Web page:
In her current position as Rental Coordinator, Wichtendahl must sell her experience as an event planner and the venue to potential renters by promoting her expertise and the space as the perfect venue for the event. She plans and coordinates weddings, private events, bridal and baby showers, and helps with public events.

From her work in event planning, Wichtendahl has learned several event truths she shared with the chapter.

Event Truths

  • Your feet will hurt.
  • Make friends with everyone.
  • Put out small fires so you don’t have any big ones.
  • It’s not about you.
  • No event is perfect, but make your client think it is.

Although Wichtendahl said event planning isn’t as glamorous as some people may think, she loves her job.

Wichtendahl also stressed the importance that nothing is a failure if you learn something from it. She struggled with her decision to leave her job in Chicago, but she is happy with her decision.

Since making the decision to return to Des Moines, Wichtendahl has learned an important “life truth”—To be truly successful and happy in life, you must become independent of the opinions of others.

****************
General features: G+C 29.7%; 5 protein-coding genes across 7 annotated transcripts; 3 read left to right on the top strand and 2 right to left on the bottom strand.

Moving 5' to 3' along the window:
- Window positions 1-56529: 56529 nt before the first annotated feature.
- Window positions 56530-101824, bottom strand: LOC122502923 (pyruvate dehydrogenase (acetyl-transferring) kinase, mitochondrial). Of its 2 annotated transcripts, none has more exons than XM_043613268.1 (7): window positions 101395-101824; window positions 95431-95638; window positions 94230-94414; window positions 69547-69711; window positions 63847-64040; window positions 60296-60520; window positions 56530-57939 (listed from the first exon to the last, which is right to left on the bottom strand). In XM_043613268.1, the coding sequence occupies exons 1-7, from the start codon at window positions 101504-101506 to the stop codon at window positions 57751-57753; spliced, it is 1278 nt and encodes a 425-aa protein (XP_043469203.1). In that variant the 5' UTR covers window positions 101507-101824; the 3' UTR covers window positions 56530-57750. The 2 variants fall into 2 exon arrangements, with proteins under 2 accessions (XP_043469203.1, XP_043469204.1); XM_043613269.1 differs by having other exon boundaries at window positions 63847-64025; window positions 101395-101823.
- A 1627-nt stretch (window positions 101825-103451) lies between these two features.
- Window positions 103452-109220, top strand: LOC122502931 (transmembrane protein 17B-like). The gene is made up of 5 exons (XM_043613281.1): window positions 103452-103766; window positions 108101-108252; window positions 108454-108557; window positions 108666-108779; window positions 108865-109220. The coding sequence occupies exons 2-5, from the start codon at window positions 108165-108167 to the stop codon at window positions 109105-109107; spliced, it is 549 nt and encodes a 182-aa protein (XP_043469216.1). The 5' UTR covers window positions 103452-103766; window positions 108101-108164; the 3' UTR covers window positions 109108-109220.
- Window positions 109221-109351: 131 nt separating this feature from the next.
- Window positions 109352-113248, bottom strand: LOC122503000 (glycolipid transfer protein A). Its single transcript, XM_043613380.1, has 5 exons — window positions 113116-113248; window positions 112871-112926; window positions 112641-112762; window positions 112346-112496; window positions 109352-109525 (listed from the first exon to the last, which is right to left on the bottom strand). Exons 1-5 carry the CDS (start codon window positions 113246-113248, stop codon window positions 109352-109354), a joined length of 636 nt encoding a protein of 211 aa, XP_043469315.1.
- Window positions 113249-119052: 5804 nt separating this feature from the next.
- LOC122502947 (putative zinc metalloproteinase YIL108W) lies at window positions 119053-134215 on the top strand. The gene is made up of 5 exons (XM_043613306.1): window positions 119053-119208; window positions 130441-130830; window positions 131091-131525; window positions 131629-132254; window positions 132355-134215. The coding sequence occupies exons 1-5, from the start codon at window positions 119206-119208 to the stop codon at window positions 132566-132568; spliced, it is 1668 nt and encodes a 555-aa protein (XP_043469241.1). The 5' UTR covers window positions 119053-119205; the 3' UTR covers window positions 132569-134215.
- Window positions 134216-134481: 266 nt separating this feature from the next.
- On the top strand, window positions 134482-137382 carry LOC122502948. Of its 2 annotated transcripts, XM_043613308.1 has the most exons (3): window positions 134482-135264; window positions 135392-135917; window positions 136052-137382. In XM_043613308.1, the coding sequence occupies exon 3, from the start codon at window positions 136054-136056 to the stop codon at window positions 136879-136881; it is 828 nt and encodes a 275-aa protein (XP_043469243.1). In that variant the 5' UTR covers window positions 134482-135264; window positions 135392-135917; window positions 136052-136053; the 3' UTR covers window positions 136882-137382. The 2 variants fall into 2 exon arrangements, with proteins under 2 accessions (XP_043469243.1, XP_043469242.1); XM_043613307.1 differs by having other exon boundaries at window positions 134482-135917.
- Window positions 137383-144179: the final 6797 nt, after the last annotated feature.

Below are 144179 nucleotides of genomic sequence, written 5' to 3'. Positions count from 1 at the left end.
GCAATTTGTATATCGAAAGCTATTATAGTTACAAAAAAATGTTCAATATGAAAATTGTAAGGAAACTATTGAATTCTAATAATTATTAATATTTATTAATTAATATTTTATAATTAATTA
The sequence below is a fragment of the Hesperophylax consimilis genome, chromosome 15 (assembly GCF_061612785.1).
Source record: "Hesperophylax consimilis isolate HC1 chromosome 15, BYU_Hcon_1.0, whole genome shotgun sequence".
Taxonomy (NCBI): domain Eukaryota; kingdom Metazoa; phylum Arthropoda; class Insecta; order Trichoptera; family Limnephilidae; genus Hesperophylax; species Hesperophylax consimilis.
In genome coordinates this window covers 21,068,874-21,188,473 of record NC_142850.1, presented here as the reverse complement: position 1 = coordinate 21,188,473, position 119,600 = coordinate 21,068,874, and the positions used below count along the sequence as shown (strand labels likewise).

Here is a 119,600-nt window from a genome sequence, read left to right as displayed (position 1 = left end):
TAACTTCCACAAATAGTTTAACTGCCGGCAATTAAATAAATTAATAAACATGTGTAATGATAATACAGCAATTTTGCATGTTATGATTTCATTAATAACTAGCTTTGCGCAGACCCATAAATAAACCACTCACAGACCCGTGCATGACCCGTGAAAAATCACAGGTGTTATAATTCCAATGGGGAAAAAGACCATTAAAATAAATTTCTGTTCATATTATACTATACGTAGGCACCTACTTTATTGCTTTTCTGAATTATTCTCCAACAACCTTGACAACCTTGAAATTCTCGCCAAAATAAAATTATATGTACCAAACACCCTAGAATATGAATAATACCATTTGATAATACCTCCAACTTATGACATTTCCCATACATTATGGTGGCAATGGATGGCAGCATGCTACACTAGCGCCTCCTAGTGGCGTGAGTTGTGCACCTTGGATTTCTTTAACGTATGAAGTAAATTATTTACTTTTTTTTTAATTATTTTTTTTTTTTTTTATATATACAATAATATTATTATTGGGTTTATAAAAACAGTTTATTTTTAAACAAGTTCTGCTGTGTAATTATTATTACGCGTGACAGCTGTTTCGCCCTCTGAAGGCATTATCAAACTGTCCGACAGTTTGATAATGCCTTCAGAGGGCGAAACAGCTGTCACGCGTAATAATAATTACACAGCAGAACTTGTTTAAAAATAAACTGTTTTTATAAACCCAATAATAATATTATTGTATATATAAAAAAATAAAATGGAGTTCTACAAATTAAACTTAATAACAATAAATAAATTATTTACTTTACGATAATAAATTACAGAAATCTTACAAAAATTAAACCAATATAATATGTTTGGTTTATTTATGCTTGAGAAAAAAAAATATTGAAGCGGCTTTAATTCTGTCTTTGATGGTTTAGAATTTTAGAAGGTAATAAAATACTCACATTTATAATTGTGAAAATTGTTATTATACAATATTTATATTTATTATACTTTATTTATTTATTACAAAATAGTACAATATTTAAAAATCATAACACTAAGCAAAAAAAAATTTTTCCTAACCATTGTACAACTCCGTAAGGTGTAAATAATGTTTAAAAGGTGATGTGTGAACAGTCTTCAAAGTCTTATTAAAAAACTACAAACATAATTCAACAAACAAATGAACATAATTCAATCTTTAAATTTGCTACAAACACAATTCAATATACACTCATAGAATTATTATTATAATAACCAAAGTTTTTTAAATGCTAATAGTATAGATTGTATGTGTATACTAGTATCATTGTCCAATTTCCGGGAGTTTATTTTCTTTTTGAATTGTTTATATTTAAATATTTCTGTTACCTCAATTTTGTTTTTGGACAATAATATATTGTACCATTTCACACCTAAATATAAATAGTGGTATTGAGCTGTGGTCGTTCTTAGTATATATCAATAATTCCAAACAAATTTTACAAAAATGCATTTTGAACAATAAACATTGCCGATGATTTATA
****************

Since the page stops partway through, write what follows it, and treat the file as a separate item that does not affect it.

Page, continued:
What PRSSA can do for YOU

What PRSSA can do for YOU:

  • Provide networking opportunities
  • Learn new practical PR skills
  • Prepare for your professional career (EX: Work on resumes and cover letters)
  • Listen to professional speakers who practice in the field today
  • Hear about available internships
  • Learn how to be a successful PR practitioner today
  • Hear first hand about the newest and latest trends in PR
  • Offer social media tips and tricks

“PRSSA is a great way to network and meet other students with the same goals,” President Brittany Caplin said.

“The best part of PRSSA is the opportunity to network and the availability of information about how to get a great internship,” Vice President Emily Ferguson said.

Secretary Kathryn Mickelson said she enjoys PRSSA because of the ability it has given her to network and gain real-world experience.

And finally, Public Relations Director Janessa Hageman said, “PRSSA is a great jump-start on finding your passion within all that is PR.”

Our question to YOU is:

  • What do you like about PRSSA?
  • What have you learned from PRSSA?

We’d love your feedback!

Get Noticed

By Anne Petersen, PRSSA member

When Bill Renk graduated from college, he wanted to be an actor. But in an unexpected twist of events, he made a career in public relations instead.